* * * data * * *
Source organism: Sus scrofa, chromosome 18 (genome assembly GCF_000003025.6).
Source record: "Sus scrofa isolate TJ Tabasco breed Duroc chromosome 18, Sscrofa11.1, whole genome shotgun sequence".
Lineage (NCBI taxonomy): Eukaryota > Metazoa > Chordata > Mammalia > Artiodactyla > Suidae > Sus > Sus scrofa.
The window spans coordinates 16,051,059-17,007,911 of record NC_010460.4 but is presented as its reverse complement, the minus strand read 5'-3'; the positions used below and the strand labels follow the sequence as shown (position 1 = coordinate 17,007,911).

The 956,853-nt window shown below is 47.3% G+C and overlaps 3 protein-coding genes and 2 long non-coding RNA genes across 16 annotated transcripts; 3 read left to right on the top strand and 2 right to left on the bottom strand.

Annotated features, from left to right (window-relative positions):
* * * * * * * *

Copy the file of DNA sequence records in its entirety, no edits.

Source organism: Sus scrofa, chromosome 18 (genome assembly GCF_000003025.6).
Source record: "Sus scrofa isolate TJ Tabasco breed Duroc chromosome 18, Sscrofa11.1, whole genome shotgun sequence".
Lineage (NCBI taxonomy): Eukaryota > Metazoa > Chordata > Mammalia > Artiodactyla > Suidae > Sus > Sus scrofa.
The window spans coordinates 16,051,059-17,007,911 of record NC_010460.4 but is presented as its reverse complement, the minus strand read 5'-3'; the positions used below and the strand labels follow the sequence as shown (position 1 = coordinate 17,007,911).

The 956,853-nt window shown below is 47.3% G+C and overlaps 3 protein-coding genes and 2 long non-coding RNA genes across 16 annotated transcripts; 3 read left to right on the top strand and 2 right to left on the bottom strand.

Annotated features, from left to right (window-relative positions):